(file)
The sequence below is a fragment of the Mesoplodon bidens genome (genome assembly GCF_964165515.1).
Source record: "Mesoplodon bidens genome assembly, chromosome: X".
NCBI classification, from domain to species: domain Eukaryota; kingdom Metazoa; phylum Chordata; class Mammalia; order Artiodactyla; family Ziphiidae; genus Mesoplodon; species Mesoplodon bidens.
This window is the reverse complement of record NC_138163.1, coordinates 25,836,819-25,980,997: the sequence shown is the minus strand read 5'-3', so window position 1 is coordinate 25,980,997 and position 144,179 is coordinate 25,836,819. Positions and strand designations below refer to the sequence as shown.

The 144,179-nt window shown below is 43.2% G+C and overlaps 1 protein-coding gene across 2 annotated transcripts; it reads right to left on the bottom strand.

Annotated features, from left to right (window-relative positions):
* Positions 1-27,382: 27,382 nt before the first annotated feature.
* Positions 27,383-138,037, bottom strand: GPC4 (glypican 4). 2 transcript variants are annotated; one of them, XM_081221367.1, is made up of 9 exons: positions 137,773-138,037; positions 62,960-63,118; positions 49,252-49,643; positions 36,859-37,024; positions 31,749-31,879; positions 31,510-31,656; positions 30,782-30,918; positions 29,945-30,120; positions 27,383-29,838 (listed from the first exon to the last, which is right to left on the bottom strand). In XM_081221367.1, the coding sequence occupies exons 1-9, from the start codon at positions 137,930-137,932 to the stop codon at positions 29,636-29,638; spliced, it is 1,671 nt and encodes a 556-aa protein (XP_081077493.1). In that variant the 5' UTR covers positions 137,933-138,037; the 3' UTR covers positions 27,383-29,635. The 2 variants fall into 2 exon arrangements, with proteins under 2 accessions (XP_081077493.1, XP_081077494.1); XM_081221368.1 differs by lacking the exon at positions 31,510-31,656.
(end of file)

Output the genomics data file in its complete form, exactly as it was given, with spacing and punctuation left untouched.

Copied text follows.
The sequence below is a fragment of the Mesoplodon bidens genome (genome assembly GCF_964165515.1).
Source record: "Mesoplodon bidens genome assembly, chromosome: X".
NCBI classification, from domain to species: domain Eukaryota; kingdom Metazoa; phylum Chordata; class Mammalia; order Artiodactyla; family Ziphiidae; genus Mesoplodon; species Mesoplodon bidens.
This window is the reverse complement of record NC_138163.1, coordinates 25,836,819-25,980,997: the sequence shown is the minus strand read 5'-3', so window position 1 is coordinate 25,980,997 and position 144,179 is coordinate 25,836,819. Positions and strand designations below refer to the sequence as shown.

The 144,179-nt window shown below is 43.2% G+C and overlaps 1 protein-coding gene across 2 annotated transcripts; it reads right to left on the bottom strand.

Annotated features, from left to right (window-relative positions):
* Positions 1-27,382: 27,382 nt before the first annotated feature.
* Positions 27,383-138,037, bottom strand: GPC4 (glypican 4). 2 transcript variants are annotated; one of them, XM_081221367.1, is made up of 9 exons: positions 137,773-138,037; positions 62,960-63,118; positions 49,252-49,643; positions 36,859-37,024; positions 31,749-31,879; positions 31,510-31,656; positions 30,782-30,918; positions 29,945-30,120; positions 27,383-29,838 (listed from the first exon to the last, which is right to left on the bottom strand). In XM_081221367.1, the coding sequence occupies exons 1-9, from the start codon at positions 137,930-137,932 to the stop codon at positions 29,636-29,638; spliced, it is 1,671 nt and encodes a 556-aa protein (XP_081077493.1). In that variant the 5' UTR covers positions 137,933-138,037; the 3' UTR covers positions 27,383-29,635. The 2 variants fall into 2 exon arrangements, with proteins under 2 accessions (XP_081077493.1, XP_081077494.1); XM_081221368.1 differs by lacking the exon at positions 31,510-31,656.